Is it correct to save an object in a binary?


The following code has a class and saves an object in a binary. Traditionally, a struct is made that will store the int attribute in the binary. But the code as it is works. My question is, can a code like that be used? Is it "legal"? It can be dangerous for some reason? [Edit: the size of the resulting binary is 4 bytes.]

#include <iostream>
#include <fstream>
using namespace std;

class A{
    int a;
    A(int a_):a(a_){}

    int Ver(){return a;}

int main(int argc, char *argv[]) {
    fstream archivo("dato.dat", ios::binary | ios::in | ios::out | ios::trunc);
        cerr << "Error al abrir dato.dat";
        A objeto(4);
    return 0;
asked by NotHaveOne 31.12.2018 в 00:26

1 answer


Can a code like this be used?

It depends.


Is it "legal"?

Depends on what you understand by legal . The compiler will let you do it, but for this you will have to resort to conversions inherited from C or to reinterpret_cast , which already denotes that you are doing something weird.


Can it be dangerous for some reason?

Of course I do, keep reading.

In C ++ objects (either structures or classes), are complex elements that may contain more information than initially expected.

The only drawback when saving the binary information of an object in memory are the pointers. In C ++, it is usual for objects to store information in dynamic memory and, to access said information, the object will use a pointer. Saving the binary information as is implies that the information stored in the dynamic memory will not be stored , but the contents of the pointer will be stored, that is, an address of memory . When the state of the object is subsequently recovered, almost certainly the recovered memory address will be invalid and the program will have difficulties to function normally.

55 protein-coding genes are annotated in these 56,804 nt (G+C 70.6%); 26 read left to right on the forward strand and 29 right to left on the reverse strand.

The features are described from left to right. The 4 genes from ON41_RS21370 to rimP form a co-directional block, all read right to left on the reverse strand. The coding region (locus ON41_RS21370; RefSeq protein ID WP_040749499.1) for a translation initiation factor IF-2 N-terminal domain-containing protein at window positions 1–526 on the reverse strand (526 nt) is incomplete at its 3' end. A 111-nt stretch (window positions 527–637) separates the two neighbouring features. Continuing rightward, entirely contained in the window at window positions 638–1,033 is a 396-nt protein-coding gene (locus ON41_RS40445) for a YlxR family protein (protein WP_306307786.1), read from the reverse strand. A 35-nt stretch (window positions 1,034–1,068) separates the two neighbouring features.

Thus, a class as usual in C ++ as class std::string , as well as any of its derivatives QString , AnsiString , ... make use of dynamic memory. It is easy to see then that nothing that a class makes use of text strings will already have problems.

But is that even if our object does not declare pointers or use classes that pull dynamic memory can continue to encounter problems ... It can happen that our class (or one of its base class, have virtual functions). At the moment in which a class declares a function as virtual, the compiler will create a table of functions, that is not more than an array of pointers to function. This table will be used by the program to know which virtual function to call at each moment (the essence of polymorphism).

Although this table of functions is not directly available to the programmer, it is easy to prove its existence:


struct A
  virtual ~A() {}

struct B
  ~B() { }

int main()
  std::cout << sizeof(A) << ' ' << sizeof(B);

In my case , the program returns the following:

8 1

The class A , having virtual functions, is forced to use a table of functions. Since the standard does not specify how this table should be implemented, there is the possibility that it is in the dynamic memory, which reproduces the problem of pointers.

So, to avoid incomprehensible problems, it is best to create routines that serialize the different objects to ensure that their status can be subsequently recovered safely. It's more work but in return you get a robust and stable solution.

answered by 31.12.2018 / 02:15